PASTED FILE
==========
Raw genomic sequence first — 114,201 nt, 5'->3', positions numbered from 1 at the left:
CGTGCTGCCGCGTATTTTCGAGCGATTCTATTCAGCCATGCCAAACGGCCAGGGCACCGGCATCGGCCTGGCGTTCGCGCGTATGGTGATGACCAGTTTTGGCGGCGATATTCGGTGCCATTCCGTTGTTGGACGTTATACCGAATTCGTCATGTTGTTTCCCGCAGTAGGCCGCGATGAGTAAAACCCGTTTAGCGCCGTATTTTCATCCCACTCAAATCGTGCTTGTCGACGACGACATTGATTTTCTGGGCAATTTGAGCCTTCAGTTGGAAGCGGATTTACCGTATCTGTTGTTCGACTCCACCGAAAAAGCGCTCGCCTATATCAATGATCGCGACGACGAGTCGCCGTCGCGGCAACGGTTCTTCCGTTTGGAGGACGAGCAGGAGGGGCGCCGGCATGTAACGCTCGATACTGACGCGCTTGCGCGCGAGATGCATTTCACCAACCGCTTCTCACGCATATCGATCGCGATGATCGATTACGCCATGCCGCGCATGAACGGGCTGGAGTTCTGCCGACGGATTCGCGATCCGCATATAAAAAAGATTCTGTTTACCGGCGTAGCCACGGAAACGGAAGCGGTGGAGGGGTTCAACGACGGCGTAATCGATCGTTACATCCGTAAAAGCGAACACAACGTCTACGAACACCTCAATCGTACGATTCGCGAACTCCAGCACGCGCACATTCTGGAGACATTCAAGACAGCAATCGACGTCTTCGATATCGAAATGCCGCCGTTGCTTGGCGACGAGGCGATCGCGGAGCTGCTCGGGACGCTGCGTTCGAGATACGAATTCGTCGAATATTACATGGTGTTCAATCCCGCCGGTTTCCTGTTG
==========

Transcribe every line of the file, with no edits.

Raw genomic sequence first — 114,201 nt, 5'->3', positions numbered from 1 at the left:
CGTGCTGCCGCGTATTTTCGAGCGATTCTATTCAGCCATGCCAAACGGCCAGGGCACCGGCATCGGCCTGGCGTTCGCGCGTATGGTGATGACCAGTTTTGGCGGCGATATTCGGTGCCATTCCGTTGTTGGACGTTATACCGAATTCGTCATGTTGTTTCCCGCAGTAGGCCGCGATGAGTAAAACCCGTTTAGCGCCGTATTTTCATCCCACTCAAATCGTGCTTGTCGACGACGACATTGATTTTCTGGGCAATTTGAGCCTTCAGTTGGAAGCGGATTTACCGTATCTGTTGTTCGACTCCACCGAAAAAGCGCTCGCCTATATCAATGATCGCGACGACGAGTCGCCGTCGCGGCAACGGTTCTTCCGTTTGGAGGACGAGCAGGAGGGGCGCCGGCATGTAACGCTCGATACTGACGCGCTTGCGCGCGAGATGCATTTCACCAACCGCTTCTCACGCATATCGATCGCGATGATCGATTACGCCATGCCGCGCATGAACGGGCTGGAGTTCTGCCGACGGATTCGCGATCCGCATATAAAAAAGATTCTGTTTACCGGCGTAGCCACGGAAACGGAAGCGGTGGAGGGGTTCAACGACGGCGTAATCGATCGTTACATCCGTAAAAGCGAACACAACGTCTACGAACACCTCAATCGTACGATTCGCGAACTCCAGCACGCGCACATTCTGGAGACATTCAAGACAGCAATCGACGTCTTCGATATCGAAATGCCGCCGTTGCTTGGCGACGAGGCGATCGCGGAGCTGCTCGGGACGCTGCGTTCGAGATACGAATTCGTCGAATATTACATGGTGTTCAATCCCGCCGGTTTCCTGTTG